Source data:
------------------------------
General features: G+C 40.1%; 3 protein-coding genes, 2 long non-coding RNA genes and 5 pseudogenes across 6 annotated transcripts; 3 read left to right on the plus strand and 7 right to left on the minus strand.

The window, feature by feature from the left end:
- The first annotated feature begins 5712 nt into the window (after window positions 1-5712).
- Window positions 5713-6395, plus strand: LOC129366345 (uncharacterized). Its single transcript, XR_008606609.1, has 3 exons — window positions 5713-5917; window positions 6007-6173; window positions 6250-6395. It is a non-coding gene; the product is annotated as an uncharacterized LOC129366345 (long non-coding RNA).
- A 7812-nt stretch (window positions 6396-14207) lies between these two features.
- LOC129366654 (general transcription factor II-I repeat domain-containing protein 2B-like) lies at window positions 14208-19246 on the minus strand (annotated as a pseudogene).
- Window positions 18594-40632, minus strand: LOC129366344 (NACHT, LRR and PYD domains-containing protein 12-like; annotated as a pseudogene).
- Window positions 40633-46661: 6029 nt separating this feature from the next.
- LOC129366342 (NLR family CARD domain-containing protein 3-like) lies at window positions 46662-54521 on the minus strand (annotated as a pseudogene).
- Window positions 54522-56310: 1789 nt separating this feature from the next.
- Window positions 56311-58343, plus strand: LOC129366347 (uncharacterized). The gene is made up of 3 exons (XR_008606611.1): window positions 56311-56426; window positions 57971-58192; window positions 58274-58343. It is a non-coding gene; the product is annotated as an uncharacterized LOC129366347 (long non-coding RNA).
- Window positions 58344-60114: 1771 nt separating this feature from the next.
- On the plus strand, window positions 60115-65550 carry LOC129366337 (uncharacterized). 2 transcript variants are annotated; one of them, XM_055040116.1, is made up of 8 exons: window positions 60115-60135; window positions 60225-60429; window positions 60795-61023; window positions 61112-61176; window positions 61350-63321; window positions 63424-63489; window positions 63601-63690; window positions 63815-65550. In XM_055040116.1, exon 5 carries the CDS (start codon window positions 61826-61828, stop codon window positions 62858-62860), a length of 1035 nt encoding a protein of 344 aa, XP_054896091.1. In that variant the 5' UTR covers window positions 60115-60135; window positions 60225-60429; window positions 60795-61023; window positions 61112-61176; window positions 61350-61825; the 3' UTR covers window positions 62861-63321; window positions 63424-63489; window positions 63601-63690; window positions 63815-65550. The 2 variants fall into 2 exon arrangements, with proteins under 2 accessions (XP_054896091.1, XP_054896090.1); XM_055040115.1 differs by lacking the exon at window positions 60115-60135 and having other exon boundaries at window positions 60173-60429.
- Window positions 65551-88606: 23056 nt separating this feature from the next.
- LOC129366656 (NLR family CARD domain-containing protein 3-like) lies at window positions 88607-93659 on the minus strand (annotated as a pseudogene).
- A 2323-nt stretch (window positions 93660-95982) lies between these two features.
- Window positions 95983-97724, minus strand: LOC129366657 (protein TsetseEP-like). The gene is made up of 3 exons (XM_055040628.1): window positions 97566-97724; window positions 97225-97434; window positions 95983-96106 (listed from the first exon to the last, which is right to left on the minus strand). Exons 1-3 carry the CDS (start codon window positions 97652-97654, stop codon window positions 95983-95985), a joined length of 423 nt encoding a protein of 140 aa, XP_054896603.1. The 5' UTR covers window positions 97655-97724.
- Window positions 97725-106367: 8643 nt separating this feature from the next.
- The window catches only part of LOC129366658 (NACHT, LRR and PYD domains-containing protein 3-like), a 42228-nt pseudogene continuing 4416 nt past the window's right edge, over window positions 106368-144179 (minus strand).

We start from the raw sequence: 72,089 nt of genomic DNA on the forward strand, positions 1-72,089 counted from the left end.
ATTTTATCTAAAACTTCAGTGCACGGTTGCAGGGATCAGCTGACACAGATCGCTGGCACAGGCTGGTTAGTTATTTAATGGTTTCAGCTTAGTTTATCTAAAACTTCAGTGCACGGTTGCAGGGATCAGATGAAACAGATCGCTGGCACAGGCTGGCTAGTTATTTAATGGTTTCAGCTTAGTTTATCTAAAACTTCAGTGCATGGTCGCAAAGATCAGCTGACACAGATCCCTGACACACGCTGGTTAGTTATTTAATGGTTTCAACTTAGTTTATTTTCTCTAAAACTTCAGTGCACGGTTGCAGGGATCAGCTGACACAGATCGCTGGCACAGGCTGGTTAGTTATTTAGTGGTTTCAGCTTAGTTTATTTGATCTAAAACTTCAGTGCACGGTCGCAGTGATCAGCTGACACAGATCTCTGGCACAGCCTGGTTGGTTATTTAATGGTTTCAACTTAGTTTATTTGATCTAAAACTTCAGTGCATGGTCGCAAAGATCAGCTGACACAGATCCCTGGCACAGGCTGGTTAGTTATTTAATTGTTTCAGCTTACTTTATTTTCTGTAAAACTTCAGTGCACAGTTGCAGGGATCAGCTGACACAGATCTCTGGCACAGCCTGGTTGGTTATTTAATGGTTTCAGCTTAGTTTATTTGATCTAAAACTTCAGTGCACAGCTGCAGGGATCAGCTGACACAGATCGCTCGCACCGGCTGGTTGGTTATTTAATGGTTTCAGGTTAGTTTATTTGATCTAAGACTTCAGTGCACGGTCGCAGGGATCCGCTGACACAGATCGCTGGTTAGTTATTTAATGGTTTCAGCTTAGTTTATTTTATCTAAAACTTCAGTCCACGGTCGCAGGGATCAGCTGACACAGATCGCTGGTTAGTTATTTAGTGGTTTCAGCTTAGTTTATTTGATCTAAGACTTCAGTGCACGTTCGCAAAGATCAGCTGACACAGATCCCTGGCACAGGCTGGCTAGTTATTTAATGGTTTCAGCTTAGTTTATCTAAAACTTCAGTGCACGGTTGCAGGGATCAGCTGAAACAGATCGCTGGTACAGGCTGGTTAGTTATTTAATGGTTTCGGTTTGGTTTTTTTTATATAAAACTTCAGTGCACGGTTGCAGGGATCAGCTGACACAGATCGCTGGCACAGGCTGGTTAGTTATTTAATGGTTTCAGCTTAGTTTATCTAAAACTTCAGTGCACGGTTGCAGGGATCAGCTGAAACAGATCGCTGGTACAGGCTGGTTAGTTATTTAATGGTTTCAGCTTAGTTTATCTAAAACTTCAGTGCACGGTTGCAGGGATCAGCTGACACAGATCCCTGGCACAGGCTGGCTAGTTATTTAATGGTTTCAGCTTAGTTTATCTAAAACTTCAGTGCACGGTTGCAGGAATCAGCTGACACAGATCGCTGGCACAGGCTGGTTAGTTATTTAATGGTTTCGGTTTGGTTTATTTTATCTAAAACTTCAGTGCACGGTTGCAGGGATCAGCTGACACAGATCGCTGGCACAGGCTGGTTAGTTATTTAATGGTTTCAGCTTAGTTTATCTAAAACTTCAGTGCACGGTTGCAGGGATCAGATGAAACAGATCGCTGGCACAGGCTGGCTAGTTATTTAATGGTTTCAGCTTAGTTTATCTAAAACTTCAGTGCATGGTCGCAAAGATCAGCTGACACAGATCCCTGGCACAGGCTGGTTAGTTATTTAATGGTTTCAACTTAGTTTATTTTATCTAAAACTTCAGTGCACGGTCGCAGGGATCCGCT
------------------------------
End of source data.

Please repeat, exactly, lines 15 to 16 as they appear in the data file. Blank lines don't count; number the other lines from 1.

- LOC129366656 (NLR family CARD domain-containing protein 3-like) lies at window positions 88607-93659 on the minus strand (annotated as a pseudogene).
- A 2323-nt stretch (window positions 93660-95982) lies between these two features.